Travelers are a spending a lot less time at hotels and hostels and a lot more time in strangers’ homes, especially since the launch of Airbnb, the biggest name in homesharing. Airbnb is a website that allows homeowners and renters to offer accommodations in their house or apartment for a short period of time. It’s popularity has grown tremendously since the service is a lot less expensive and sometimes more convenient than finding a hotel for the night in countries around the world.It has since made homesharing a global phenomenon, with people in nearly 200 countries and more than 34,000 cities now using Airbnb to rent out their rooms, apartments and houses to people who need a place to stay. As an added bonus, people who rent out their space can make some extra cash! Here’s everything you need to know about how making money on AirBnB works and what it means for renters:
Is Making Money on AirBnB Legal for Renters?
A lot of cities, including New York City and San Francisco, have had several legal battles surrounding Airbnb and homesharing. Rightfully so. Renting out your apartment results in many liabilities for the host and the property. Damages to the property or the apartment could be the responsibility of the host – not to mention safety concerns. Landlords in New York City have found that it’s perpetuated illegal subletting, and violates the rules listed on the apartment lease. San Francisco recently made homesharing legal by passing the “Airbnb law,” which allows hosts to use the site for short-term rentals so long as they are permanent San Francisco residents with at least $500,000 in liability insurance.
If you’re interested in renting your space out, make sure you first check out your hometown laws and guidelines, and contact your landlord to avoid any legal trouble. We do not recommend hosting without asking your landlord for permission first.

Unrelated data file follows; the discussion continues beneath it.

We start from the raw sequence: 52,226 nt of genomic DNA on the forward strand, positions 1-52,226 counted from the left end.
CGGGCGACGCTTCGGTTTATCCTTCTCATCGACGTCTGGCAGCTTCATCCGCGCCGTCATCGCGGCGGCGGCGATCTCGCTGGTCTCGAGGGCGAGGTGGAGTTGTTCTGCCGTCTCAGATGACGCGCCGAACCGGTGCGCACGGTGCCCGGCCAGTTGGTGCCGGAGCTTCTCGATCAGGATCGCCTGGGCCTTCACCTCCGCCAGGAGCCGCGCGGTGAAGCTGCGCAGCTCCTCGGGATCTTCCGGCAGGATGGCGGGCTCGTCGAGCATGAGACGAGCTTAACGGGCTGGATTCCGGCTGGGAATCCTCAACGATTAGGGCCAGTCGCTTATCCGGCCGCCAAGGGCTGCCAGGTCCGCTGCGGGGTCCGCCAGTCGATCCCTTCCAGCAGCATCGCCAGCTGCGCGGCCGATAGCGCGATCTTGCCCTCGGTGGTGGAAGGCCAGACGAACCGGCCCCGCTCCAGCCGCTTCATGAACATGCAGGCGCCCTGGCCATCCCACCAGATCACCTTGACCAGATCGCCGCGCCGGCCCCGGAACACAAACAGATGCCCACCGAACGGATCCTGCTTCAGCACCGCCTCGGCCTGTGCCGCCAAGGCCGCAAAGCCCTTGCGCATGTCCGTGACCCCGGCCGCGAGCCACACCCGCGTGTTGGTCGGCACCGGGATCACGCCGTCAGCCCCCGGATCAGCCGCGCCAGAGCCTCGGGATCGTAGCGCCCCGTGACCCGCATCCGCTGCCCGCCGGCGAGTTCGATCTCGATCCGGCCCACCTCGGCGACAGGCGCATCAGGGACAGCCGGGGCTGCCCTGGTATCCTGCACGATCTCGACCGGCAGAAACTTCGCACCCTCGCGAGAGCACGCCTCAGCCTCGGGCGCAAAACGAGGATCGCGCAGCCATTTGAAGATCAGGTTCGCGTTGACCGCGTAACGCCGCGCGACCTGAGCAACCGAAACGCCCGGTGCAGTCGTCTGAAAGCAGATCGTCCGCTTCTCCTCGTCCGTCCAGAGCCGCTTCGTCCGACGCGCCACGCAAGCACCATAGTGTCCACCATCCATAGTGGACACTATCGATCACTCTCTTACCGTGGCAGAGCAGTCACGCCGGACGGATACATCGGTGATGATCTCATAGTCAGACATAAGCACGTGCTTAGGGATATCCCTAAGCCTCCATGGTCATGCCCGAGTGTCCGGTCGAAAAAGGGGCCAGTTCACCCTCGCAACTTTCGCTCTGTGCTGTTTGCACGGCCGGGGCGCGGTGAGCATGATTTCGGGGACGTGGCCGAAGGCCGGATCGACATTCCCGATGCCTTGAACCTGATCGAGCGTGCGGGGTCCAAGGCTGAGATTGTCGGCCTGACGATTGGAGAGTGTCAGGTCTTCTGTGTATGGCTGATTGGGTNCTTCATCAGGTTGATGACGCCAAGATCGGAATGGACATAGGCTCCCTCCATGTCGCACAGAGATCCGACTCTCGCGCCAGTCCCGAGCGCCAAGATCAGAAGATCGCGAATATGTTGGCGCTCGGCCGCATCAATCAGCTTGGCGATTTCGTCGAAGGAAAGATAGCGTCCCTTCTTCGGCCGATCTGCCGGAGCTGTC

Is Homesharing Safe for Hosts?
There have been incidents where people have rented out their homes and returned days, weeks or months later to find they had been robbed or someone had completely wrecked their property.
But for the most part, Airbnb has measures which assure that both hosts and guests are kept safe and secure. Here are a few ways Airbnb can keep you safe as a host:
The website verifies the identity of everyone who makes a profile, usually by scanning an ID.
You can utilize the ratings and reviews that are listed on the website when deciding if you want to accept someone as a guest.
Airbnb itself takes care of handling money transactions, so guests can’t skip out without paying.
How much money can you make from AirBnB?
With the safety and legality issues out of the way, now the real question becomes: can you actually make money from AirBnB rentals and how much? Well, AirBnb can provide the answer for you with their calculator. Plug in your zipcode and how often you can rent your apartment and the calculator tells you how much to rent a room for and how much of your rent will be covered in a given month. There are some people who make money on AirBnB to supplement their income and pay for expenses, while others pay their entire rent and even make a profit.
How Homesharing with Airbnb Works
If you’re interested in Airbnb, here’s how you can get started:
Check with your landlord: We can’t say enough that you should check with your landlord before becoming an Airbnb host. If there’s a no-subletting clause in your lease, you could lose your security deposit or even be evicted.
Make a profile: First make a profile for yourself on the site—you’ll have to add a profile picture and go through some identification verification procedures so that potential guests know you’re legitimate.
List your space: Once you’ve made a profile, you can list the space you’re renting. You’ll be able to list what type of home it is, the lodging you’re offering (entire home, shared room or private room), and how many people the space can accommodate. You’ll also be able to list amenities and add photos.
Choose availability: After listing, you can choose the specific dates your apartment or house will be available.
Pricing and fees: As a host you can decide your price per night, and you’ll also have options for extra fees. Hosts set up a security deposit in case of damage to their property, and they can also charge guests a cleaning fee.
Homesharing is both legal (usually) and relatively safe as long as you take precautions. As a renter, make sure your landlord is okay with you renting the space out to someone else before using the site, and you’ll be safe from any legal backlash.